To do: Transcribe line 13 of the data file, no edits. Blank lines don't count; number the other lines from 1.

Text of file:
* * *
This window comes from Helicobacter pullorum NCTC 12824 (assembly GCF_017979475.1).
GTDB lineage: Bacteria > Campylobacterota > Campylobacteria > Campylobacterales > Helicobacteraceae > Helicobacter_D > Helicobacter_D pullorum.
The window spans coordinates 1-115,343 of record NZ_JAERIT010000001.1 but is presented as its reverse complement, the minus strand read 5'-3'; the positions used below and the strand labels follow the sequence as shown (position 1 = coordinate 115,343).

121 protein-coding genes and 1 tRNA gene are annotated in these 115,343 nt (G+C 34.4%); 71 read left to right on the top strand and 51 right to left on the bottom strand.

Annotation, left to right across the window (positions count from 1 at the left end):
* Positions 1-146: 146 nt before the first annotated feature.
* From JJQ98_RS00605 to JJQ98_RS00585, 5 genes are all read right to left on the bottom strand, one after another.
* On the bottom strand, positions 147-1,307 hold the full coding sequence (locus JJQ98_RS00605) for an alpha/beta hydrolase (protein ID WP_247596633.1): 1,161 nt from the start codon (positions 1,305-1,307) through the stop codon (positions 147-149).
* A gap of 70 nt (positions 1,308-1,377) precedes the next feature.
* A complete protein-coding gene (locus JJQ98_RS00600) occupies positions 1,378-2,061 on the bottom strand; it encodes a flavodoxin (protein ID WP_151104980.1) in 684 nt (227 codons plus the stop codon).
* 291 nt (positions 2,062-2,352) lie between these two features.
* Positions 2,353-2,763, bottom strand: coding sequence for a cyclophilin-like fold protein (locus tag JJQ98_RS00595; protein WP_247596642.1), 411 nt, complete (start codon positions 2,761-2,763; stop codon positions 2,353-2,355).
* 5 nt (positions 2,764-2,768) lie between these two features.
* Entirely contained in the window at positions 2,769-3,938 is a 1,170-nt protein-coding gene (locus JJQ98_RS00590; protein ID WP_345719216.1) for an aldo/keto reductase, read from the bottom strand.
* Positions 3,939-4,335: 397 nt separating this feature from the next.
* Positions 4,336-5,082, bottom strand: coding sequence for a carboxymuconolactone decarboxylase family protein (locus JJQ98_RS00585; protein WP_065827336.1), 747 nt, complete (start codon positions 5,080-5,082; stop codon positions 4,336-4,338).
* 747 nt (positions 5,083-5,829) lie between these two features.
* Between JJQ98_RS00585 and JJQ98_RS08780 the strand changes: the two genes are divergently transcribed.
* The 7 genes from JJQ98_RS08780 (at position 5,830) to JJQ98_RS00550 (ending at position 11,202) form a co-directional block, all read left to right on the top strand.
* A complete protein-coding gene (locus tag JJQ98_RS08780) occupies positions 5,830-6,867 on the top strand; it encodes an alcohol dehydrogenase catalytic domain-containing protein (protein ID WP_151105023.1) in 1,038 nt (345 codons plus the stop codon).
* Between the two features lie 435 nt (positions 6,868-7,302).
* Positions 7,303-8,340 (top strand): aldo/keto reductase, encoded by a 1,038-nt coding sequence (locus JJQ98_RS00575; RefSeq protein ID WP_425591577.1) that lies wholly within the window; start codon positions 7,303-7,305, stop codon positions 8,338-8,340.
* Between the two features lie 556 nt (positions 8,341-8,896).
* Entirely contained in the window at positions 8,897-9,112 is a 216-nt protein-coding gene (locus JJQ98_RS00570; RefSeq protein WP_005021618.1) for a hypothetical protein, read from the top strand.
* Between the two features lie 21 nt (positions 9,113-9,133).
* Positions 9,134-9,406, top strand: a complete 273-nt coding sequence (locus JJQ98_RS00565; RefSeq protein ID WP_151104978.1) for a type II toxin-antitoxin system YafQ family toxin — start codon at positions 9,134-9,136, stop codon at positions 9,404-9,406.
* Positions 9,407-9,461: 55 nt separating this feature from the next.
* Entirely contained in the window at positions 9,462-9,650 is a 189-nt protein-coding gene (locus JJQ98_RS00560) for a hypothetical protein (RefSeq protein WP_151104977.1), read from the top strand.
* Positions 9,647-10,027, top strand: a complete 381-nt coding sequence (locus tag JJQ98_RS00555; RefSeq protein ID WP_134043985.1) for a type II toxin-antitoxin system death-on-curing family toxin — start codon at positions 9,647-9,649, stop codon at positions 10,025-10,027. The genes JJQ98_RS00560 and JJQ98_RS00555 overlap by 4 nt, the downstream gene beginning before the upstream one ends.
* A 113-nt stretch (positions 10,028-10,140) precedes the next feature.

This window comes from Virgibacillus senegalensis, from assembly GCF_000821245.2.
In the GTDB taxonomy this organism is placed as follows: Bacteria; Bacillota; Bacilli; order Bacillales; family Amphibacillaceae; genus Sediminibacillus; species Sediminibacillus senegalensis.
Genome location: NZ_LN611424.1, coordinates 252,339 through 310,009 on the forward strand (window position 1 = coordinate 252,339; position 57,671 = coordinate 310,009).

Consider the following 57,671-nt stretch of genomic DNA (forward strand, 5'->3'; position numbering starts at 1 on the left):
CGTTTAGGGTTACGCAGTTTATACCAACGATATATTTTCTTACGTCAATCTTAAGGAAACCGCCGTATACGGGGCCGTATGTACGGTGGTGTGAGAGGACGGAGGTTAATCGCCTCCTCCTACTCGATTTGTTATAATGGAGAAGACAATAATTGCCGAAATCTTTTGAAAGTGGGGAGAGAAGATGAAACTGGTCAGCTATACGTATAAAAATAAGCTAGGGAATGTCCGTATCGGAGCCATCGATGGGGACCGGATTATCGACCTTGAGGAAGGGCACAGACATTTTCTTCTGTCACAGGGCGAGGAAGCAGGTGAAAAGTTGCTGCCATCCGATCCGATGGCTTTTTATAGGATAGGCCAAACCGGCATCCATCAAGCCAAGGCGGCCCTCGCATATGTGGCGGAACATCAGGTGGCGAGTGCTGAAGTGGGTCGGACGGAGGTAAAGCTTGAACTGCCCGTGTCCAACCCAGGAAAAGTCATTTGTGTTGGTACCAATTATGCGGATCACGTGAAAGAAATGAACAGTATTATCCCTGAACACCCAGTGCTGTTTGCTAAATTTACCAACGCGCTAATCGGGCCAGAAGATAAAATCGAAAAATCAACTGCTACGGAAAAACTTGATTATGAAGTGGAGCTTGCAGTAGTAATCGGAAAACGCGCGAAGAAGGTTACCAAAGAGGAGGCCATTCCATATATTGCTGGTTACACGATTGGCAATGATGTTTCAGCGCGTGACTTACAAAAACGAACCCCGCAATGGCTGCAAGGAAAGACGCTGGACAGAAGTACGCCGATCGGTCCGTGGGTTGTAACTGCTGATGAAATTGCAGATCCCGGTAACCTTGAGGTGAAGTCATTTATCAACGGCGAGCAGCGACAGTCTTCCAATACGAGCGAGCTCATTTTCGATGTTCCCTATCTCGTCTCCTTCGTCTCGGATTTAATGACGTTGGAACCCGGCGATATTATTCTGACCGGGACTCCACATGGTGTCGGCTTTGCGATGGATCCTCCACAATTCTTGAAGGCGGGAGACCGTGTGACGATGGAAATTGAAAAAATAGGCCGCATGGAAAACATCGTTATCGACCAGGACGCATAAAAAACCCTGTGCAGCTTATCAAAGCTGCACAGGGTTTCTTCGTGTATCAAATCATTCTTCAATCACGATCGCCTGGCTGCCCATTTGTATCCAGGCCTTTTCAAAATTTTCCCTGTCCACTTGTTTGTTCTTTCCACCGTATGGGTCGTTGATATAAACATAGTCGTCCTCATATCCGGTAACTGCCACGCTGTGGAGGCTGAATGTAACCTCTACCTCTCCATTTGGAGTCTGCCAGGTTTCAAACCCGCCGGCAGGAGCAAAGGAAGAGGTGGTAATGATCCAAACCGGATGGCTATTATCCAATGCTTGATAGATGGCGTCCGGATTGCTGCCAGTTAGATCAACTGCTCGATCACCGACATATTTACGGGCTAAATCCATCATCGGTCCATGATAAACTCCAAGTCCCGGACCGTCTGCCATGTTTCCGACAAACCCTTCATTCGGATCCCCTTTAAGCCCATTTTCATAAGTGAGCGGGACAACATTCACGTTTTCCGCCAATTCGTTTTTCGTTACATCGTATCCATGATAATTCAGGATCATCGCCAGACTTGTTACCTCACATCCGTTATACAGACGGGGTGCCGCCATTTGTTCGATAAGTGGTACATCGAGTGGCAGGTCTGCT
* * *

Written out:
* 5 nt (positions 2,764-2,768) lie between these two features.